What did the Obama administration know and when?
That's what the Republican led House Oversight Committee says it wants to know regarding the September 11 attacks in Benghazi, Libya, that killed US ambassador Christopher Stevens and three other Americans.
On Tuesday, the head of that Congressional Committee, Darrell Issa, sent a letter to Secretary of State Hillary Clinton to ask why requests for more protection by the US Mission in Libya were denied.
Issa alleges in his letter that multiple US officials flagged at least 13 security threats over a period of six months prior to the attacks that the Obama administration says erupted in reaction to an anti-Muslim film released on the Internet.
The Committee states this information was provided by "individuals with direct knowledge of the events in Libya". The state department has repeatedly denied concerns were raised and ignored.
Still, critics of the Obama administration accuse it of being inconsistent with its accounts of what happened in the Benghazi attack.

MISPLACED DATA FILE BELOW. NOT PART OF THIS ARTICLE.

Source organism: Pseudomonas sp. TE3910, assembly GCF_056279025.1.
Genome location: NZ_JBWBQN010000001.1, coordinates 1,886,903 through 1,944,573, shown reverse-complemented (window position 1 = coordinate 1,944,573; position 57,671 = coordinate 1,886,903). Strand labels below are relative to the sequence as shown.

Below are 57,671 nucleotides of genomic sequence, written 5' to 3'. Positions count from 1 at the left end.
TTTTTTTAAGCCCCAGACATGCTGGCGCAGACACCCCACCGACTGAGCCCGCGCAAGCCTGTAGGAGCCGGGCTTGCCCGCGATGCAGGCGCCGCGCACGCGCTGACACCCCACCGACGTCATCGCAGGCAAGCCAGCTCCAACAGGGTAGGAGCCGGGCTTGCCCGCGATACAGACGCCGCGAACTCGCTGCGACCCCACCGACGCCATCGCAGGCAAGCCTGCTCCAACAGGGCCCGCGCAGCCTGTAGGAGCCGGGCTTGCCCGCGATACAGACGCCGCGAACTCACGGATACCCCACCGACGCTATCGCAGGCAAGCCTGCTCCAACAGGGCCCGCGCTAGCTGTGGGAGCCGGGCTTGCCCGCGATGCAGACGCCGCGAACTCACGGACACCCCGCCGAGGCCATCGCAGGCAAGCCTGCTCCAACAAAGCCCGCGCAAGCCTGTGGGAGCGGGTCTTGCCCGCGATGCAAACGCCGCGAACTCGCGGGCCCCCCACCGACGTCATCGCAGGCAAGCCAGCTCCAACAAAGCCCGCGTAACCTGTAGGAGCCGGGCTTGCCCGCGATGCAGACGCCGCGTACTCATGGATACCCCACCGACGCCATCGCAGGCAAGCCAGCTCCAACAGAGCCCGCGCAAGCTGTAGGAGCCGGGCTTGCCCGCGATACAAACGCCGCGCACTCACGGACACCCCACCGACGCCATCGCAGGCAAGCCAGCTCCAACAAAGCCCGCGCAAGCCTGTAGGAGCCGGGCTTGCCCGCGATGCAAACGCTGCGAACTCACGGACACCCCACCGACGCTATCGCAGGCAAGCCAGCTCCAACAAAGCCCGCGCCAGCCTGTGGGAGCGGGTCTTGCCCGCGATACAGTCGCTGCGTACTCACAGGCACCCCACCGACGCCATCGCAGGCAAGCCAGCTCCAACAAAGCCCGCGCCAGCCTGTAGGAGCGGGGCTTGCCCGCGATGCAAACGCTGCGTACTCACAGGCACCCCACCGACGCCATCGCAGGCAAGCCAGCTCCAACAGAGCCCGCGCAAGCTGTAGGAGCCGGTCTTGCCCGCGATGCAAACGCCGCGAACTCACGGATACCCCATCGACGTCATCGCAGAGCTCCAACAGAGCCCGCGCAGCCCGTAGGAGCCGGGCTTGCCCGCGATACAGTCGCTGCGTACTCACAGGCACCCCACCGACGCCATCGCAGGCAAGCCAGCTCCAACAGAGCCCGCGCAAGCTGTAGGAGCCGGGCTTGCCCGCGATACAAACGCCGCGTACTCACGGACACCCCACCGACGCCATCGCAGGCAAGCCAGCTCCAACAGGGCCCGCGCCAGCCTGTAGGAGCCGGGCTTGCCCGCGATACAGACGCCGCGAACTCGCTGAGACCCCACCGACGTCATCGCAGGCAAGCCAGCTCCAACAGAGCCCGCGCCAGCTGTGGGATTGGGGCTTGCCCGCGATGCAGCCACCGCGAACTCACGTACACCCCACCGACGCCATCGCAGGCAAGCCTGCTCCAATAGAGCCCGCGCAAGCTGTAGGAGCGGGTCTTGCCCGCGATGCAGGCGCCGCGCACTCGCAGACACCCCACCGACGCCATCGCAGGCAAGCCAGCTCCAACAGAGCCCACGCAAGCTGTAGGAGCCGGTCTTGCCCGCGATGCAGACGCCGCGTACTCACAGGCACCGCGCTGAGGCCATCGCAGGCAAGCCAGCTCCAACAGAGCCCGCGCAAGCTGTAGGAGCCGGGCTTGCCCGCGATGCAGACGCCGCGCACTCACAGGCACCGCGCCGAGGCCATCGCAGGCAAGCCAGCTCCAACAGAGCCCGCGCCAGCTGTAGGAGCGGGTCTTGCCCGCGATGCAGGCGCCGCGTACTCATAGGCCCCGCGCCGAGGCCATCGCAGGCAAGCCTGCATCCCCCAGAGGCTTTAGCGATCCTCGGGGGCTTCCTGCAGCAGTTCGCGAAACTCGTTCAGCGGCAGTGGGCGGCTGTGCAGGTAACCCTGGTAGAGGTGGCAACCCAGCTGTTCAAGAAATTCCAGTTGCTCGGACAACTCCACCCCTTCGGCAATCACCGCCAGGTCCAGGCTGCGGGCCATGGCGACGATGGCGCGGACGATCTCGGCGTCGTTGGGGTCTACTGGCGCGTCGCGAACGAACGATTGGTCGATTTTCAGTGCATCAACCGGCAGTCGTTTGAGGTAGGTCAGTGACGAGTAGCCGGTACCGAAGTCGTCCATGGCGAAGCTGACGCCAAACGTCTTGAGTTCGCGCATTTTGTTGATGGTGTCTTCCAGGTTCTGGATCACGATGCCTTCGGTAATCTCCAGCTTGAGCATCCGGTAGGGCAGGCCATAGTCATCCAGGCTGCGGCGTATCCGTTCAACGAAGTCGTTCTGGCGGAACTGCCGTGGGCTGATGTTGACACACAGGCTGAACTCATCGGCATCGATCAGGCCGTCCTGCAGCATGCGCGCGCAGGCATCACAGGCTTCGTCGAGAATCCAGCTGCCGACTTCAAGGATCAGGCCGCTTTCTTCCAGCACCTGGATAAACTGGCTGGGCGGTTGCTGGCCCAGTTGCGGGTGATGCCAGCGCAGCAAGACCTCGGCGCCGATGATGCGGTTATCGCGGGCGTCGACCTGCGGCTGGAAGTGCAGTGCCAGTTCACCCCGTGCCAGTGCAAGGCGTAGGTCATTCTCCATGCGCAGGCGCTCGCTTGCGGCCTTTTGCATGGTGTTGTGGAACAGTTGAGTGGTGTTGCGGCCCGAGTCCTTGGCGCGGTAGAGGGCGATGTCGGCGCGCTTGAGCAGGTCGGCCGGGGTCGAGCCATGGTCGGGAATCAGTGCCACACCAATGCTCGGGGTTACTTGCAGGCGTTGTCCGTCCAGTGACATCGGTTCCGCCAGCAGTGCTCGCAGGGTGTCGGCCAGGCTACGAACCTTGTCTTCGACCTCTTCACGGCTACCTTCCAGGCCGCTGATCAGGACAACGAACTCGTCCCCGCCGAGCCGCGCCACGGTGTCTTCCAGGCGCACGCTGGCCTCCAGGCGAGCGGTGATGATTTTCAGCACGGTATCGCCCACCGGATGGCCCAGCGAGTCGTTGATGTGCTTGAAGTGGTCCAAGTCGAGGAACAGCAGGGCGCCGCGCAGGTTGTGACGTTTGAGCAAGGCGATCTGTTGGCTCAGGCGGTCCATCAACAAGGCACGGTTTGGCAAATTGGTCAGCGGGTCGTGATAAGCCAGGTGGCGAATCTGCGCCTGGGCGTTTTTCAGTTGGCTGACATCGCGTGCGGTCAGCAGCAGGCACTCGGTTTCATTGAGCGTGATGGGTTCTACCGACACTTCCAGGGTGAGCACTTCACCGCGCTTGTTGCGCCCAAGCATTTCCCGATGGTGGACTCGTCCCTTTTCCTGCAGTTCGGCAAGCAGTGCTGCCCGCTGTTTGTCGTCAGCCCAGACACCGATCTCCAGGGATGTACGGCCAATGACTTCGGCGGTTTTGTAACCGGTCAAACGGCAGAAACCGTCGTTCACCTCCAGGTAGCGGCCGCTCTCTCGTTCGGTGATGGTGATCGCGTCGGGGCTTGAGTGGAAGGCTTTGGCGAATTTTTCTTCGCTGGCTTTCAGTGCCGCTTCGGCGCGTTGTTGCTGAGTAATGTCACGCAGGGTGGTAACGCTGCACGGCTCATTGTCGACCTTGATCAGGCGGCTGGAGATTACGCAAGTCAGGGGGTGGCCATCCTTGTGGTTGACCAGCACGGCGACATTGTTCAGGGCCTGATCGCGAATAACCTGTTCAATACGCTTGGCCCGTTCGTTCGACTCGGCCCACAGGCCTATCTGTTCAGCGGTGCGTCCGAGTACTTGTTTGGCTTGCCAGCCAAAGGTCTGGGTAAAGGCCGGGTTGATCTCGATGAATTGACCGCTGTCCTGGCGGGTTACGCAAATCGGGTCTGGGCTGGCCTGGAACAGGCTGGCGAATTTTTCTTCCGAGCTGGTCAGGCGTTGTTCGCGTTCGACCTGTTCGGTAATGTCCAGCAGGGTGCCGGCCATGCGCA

Members of Congress have charged that the protests were not spontaneous as the Obama administration originally described, but in fact, were an organised attack.
Now, Congressman Issa is accusing the Obama White House of ignoring the violence he alleges had been escalating for months.
Indeed, the state department did issue a warning in August cautioning travellers to avoid Benghazi and Tripoli due to increased threats of assassinations and bombings.
Some US politicians are demanding answers, and it seems they may get some or - at least - will try.
On Wednesday, October 10, 2012, the Oversight Committee holds a hearing to determine if US officials in Libya did seek out security before the attack, and if those requests were ignored.
It is a legitimate question, given lives were lost, but Democrats on Capitol Hill say the timing of this hearing is curious.
Congress is not in session. Most or all members of Congress are currently away from Washington, campaigning in the lead up to the Presidential and Congressional election that will take place on November 6.
That means in order for this Oversight Committee hearing to be held, both Republican and Democrat Committee members will have to interrupt election campaigning to return to Capitol Hill. This almost never happens.
Adding to the unusual scheduling of this hearing, Republican Darrell Issa has long been a critic of President Obama's when it comes to national security.
Democrats are now charging that given the Republican led Committee's rush to schedule this hearing into what happened in Libya, it will likely to have little to do with a thorough security investigation, and a lot more to do with political point scoring in advance of Americans going to the polls in November.